(NewsNation) — An untimely drought in the southern U.S. plains is threatening the winter wheat crop here at home, as the war between two of the world’s largest wheat exporters rages on.
The new challenge comes at a time when global wheat prices are skyrocketing, in part, due to the ongoing war in Ukraine and economic sanctions against the world’s top wheat exporter, Russia.
This year’s U.S. season-average farm price is projected to reach a record $10.75 per bushel. As recently as the 2020-2021 season, that price was below $6 per bushel.
Earlier this month, the United States Department of Agriculture (USDA) released its first winter wheat production forecast, estimating that output is set to decrease 8% from 2021. Winter wheat accounts for approximately 70% of the total U.S. wheat production on average.
That decline is largely attributed to an ongoing drought across much of the Great Plains. In fact, 68 percent of winter wheat production is in areas experiencing drought as of early May, according to the USDA.
In Kansas, the nation’s top wheat producer, the 2022 winter yield is projected to be 25% less than a year ago.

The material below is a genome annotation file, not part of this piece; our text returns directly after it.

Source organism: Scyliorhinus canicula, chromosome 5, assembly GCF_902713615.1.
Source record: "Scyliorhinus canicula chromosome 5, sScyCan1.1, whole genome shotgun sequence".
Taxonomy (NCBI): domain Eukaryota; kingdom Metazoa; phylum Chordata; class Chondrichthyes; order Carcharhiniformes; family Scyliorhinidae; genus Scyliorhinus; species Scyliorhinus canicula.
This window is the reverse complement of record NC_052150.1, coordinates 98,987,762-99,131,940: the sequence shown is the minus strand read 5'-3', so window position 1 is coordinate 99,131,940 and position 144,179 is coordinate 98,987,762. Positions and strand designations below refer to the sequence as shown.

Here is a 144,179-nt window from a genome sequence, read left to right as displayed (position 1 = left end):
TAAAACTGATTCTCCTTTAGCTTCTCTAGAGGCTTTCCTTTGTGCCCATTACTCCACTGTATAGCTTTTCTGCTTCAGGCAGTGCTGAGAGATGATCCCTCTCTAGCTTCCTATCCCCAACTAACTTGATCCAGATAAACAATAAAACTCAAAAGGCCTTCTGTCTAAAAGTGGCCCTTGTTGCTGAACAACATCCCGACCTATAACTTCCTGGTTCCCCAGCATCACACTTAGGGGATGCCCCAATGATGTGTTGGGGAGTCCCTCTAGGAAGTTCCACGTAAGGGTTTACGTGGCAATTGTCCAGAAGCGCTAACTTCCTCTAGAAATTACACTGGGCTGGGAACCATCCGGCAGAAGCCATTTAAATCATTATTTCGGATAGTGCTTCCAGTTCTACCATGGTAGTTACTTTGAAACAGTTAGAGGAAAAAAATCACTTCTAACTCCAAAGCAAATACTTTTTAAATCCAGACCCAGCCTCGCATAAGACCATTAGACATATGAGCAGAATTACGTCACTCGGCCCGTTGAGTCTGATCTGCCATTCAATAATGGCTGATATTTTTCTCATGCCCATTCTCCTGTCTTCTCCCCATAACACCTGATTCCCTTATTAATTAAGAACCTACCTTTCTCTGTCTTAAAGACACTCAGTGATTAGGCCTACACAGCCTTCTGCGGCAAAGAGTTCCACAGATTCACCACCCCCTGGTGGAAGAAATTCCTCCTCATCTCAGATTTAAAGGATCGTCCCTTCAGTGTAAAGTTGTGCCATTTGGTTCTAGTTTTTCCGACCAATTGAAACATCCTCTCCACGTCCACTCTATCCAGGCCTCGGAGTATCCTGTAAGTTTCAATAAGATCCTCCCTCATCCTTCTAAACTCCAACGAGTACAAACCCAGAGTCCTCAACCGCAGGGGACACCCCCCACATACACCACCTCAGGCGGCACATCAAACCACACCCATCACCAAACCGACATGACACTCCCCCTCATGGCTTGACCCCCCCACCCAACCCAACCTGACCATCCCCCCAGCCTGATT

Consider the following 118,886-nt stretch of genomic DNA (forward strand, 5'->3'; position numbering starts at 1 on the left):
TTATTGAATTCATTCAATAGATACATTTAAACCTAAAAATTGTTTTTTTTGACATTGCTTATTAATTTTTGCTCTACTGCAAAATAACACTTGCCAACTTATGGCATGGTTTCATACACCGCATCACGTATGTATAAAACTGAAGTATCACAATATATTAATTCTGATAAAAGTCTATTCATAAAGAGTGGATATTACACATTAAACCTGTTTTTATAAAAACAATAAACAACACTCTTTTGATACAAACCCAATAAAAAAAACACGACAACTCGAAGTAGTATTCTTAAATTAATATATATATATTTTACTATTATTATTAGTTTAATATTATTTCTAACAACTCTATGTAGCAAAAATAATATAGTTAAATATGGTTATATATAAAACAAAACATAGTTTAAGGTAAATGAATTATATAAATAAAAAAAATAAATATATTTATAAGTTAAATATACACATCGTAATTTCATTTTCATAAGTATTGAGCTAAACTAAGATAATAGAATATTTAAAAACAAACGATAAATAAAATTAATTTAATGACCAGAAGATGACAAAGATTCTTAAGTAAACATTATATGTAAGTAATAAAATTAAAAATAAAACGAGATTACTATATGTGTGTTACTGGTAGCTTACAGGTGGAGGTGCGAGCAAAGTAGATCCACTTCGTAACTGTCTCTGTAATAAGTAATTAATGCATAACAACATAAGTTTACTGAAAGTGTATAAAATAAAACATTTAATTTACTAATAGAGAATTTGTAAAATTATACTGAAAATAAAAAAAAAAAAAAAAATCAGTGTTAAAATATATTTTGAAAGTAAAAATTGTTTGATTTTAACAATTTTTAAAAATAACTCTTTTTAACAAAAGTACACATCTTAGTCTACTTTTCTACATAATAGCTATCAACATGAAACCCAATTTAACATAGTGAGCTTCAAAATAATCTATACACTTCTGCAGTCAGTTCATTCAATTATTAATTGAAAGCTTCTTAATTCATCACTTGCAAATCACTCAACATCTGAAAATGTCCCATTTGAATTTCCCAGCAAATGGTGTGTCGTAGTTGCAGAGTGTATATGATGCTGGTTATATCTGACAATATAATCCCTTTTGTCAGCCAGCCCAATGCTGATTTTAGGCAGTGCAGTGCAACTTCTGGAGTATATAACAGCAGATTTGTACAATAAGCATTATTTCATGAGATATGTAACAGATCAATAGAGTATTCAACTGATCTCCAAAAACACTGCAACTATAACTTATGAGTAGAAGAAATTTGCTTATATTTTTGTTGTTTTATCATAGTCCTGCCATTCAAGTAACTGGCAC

“It’s too late to save the wheat,” Kyle Deaver, a third-generation Kansas farmer, told NewsNation affiliate KSN-TV. “Dryland wheat is basically done and it didn’t get enough rain for it.”
It’s too soon to know what impact, if any, the challenging conditions will have on prices at the grocery store.
According to the latest inflation data, prices for cereal and bakery products have risen 10.3% since April 2021.
In the Northern Plains, areas of Montana and the Dakotas have had the opposite problem. Wet conditions have slowed down planting of the spring wheat crop. As of May 8, only 27% of the U.S. spring crop had been planted. Usually, 47% has been planted at this point, according to USDA data.
The bad weather is just the latest setback for farmers who have seen operating costs rise dramatically over the past year. Diesel fuel prices have surged to record highs in recent weeks and the price of fertilizer has also risen.
But it’s not all bad news. Despite the decrease in winter wheat production, overall U.S. wheat production is forecast to increase more than 2% after a rough drought year in 2021.
The United States is the world’s fourth largest exporter of wheat behind Russia, Australia and the European Union.